Format

Send to

Choose Destination
Proc Natl Acad Sci U S A. 2016 Nov 22;113(47):13295-13300. Epub 2016 Nov 7.

Hydrogel films and coatings by swelling-induced gelation.

Author information

1
MINES ParisTech, Paris Sciences et Lettres Research University, Centre des Matériaux, CNRS UMR 7633, 91003 Evry, France.
2
ESPCI Paris, Paris Sciences et Lettres Research University, Laboratoire Matière Molle et Chimie, CNRS UMR 7167, 75005 Paris, France.
3
INSERM, UMR-S 1124, 75270 Paris Cedex 06, France.
4
Université Paris Descartes, Sorbonne Paris Cité, Paris 75006, France.
5
Université Paris Descartes, Pôle de Recherche et d'Enseignement Supérieur Sorbonne Paris Cité, Service de Rééducation et Réadaptation de l'Appareil Locomoteur et des Pathologies du Rachis, Hôpital Cochin, Assistance Publique-Hôpitaux de Paris, 75014 Paris, France.
6
MINES ParisTech, Paris Sciences et Lettres Research University, Centre des Matériaux, CNRS UMR 7633, 91003 Evry, France; laurent.corte@mines-paristech.fr.

Abstract

Hydrogel films used as membranes or coatings are essential components of devices interfaced with biological systems. Their design is greatly challenged by the need to find mild synthesis and processing conditions that preserve their biocompatibility and the integrity of encapsulated compounds. Here, we report an approach to produce hydrogel films spontaneously in aqueous polymer solutions. This method uses the solvent depletion created at the surface of swelling polymer substrates to induce the gelation of a thin layer of polymer solution. Using a biocompatible polymer that self-assembles at high concentration [poly(vinyl alcohol)], hydrogel films were produced within minutes to hours with thicknesses ranging from tens to hundreds of micrometers. A simple model and numerical simulations of mass transport during swelling capture the experiments and predict how film growth depends on the solution composition, substrate geometry, and swelling properties. The versatility of the approach was verified with a variety of swelling substrates and hydrogel-forming solutions. We also demonstrate the potential of this technique by incorporating other solutes such as inorganic particles to fabricate ceramic-hydrogel coatings for bone anchoring and cells to fabricate cell-laden membranes for cell culture or tissue engineering.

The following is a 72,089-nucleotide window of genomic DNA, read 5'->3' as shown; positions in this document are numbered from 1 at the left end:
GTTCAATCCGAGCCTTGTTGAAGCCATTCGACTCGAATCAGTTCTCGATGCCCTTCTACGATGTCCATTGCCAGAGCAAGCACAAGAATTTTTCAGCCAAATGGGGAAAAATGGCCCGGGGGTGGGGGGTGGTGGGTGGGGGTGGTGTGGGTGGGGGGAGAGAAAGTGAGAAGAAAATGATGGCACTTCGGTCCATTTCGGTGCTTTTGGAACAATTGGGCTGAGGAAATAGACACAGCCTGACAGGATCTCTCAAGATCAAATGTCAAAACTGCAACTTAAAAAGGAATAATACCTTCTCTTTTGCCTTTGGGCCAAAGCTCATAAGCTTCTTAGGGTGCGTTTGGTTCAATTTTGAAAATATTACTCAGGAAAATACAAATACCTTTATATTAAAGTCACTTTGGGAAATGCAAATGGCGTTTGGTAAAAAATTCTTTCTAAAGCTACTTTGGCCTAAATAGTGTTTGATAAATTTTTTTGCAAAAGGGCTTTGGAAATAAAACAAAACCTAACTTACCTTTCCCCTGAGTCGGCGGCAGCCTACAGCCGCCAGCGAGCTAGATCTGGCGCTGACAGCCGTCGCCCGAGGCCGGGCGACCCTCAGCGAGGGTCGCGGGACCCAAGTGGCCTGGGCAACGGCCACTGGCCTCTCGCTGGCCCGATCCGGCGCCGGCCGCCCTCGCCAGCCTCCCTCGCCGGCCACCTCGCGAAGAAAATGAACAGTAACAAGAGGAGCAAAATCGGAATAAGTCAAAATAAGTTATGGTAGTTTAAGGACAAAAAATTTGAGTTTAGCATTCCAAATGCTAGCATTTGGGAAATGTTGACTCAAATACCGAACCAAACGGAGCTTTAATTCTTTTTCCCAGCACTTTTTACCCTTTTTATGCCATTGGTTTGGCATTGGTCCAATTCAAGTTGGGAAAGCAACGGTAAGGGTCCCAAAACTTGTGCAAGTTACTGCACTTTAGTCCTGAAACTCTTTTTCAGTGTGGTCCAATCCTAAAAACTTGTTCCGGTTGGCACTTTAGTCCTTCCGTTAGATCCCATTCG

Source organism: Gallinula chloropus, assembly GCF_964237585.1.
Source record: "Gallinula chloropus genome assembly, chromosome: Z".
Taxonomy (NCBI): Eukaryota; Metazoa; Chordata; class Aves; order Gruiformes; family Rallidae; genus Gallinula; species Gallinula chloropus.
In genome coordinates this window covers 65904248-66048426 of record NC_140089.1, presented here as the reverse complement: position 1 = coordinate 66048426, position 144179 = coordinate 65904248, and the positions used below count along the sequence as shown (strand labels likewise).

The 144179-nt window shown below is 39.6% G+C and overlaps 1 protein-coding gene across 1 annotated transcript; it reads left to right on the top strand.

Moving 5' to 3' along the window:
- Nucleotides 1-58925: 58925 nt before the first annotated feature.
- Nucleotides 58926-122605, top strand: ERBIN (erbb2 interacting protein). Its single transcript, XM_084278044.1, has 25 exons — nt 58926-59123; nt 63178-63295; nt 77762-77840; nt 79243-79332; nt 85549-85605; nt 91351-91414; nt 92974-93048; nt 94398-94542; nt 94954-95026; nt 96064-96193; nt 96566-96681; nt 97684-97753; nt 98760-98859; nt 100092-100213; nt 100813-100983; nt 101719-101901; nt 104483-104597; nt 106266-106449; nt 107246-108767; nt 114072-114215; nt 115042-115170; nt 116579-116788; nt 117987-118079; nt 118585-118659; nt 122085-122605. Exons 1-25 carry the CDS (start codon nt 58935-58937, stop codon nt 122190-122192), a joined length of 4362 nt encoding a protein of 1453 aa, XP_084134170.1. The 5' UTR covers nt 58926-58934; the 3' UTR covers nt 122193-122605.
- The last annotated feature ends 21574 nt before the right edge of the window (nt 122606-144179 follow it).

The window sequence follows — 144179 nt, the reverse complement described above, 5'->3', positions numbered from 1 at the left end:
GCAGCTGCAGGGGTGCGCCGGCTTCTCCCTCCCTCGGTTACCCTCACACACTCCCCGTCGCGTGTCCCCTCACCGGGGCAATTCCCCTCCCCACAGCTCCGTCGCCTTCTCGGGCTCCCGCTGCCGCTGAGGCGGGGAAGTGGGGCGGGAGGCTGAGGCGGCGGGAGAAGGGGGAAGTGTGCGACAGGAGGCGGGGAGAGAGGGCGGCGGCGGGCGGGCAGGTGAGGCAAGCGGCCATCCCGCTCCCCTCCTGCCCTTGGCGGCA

KEYWORDS:

associative polymers; cell culture; hydrogel coating; hydrogel film; tissue engineering

PMID:
27821765
PMCID:
PMC5127360
DOI:
10.1073/pnas.1609603113
[Indexed for MEDLINE]
Free PMC Article

Supplemental Content

Full text links

Icon for HighWire Icon for PubMed Central
Loading ...
Support Center